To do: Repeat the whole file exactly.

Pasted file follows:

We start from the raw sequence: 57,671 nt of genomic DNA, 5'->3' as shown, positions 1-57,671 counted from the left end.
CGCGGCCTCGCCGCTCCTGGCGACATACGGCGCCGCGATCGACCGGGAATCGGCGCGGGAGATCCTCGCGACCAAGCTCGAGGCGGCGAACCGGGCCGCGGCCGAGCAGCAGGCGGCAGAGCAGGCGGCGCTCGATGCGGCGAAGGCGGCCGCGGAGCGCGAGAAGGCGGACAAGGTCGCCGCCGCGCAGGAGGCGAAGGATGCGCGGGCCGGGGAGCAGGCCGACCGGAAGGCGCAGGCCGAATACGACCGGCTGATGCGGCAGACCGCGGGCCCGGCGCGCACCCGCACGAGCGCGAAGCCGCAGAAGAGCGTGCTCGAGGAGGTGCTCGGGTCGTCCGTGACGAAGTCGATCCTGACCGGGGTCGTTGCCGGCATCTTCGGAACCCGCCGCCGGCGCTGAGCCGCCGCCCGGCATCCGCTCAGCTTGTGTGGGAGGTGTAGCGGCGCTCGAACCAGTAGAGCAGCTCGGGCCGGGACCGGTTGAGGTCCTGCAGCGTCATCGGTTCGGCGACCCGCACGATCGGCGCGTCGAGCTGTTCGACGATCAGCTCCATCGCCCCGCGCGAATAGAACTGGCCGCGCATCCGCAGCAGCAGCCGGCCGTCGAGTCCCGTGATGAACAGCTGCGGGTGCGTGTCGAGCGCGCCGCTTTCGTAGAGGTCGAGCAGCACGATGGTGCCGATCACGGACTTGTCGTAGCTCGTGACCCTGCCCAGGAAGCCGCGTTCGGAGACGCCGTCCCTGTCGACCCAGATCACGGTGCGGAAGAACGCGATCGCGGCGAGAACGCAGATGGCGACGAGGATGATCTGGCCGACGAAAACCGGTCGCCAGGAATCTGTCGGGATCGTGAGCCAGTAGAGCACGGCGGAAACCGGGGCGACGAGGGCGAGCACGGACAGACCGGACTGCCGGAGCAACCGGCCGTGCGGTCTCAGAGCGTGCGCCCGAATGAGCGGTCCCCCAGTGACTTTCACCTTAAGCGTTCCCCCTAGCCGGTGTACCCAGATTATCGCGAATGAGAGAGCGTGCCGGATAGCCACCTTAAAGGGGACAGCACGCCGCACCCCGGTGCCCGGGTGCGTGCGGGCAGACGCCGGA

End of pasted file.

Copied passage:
We start from the raw sequence: 57,671 nt of genomic DNA, 5'->3' as shown, positions 1-57,671 counted from the left end.
CGCGGCCTCGCCGCTCCTGGCGACATACGGCGCCGCGATCGACCGGGAATCGGCGCGGGAGATCCTCGCGACCAAGCTCGAGGCGGCGAACCGGGCCGCGGCCGAGCAGCAGGCGGCAGAGCAGGCGGCGCTCGATGCGGCGAAGGCGGCCGCGGAGCGCGAGAAGGCGGACAAGGTCGCCGCCGCGCAGGAGGCGAAGGATGCGCGGGCCGGGGAGCAGGCCGACCGGAAGGCGCAGGCCGAATACGACCGGCTGATGCGGCAGACCGCGGGCCCGGCGCGCACCCGCACGAGCGCGAAGCCGCAGAAGAGCGTGCTCGAGGAGGTGCTCGGGTCGTCCGTGACGAAGTCGATCCTGACCGGGGTCGTTGCCGGCATCTTCGGAACCCGCCGCCGGCGCTGAGCCGCCGCCCGGCATCCGCTCAGCTTGTGTGGGAGGTGTAGCGGCGCTCGAACCAGTAGAGCAGCTCGGGCCGGGACCGGTTGAGGTCCTGCAGCGTCATCGGTTCGGCGACCCGCACGATCGGCGCGTCGAGCTGTTCGACGATCAGCTCCATCGCCCCGCGCGAATAGAACTGGCCGCGCATCCGCAGCAGCAGCCGGCCGTCGAGTCCCGTGATGAACAGCTGCGGGTGCGTGTCGAGCGCGCCGCTTTCGTAGAGGTCGAGCAGCACGATGGTGCCGATCACGGACTTGTCGTAGCTCGTGACCCTGCCCAGGAAGCCGCGTTCGGAGACGCCGTCCCTGTCGACCCAGATCACGGTGCGGAAGAACGCGATCGCGGCGAGAACGCAGATGGCGACGAGGATGATCTGGCCGACGAAAACCGGTCGCCAGGAATCTGTCGGGATCGTGAGCCAGTAGAGCACGGCGGAAACCGGGGCGACGAGGGCGAGCACGGACAGACCGGACTGCCGGAGCAACCGGCCGTGCGGTCTCAGAGCGTGCGCCCGAATGAGCGGTCCCCCAGTGACTTTCACCTTAAGCGTTCCCCCTAGCCGGTGTACCCAGATTATCGCGAATGAGAGAGCGTGCCGGATAGCCACCTTAAAGGGGACAGCACGCCGCACCCCGGTGCCCGGGTGCGTGCGGGCAGACGCCGGA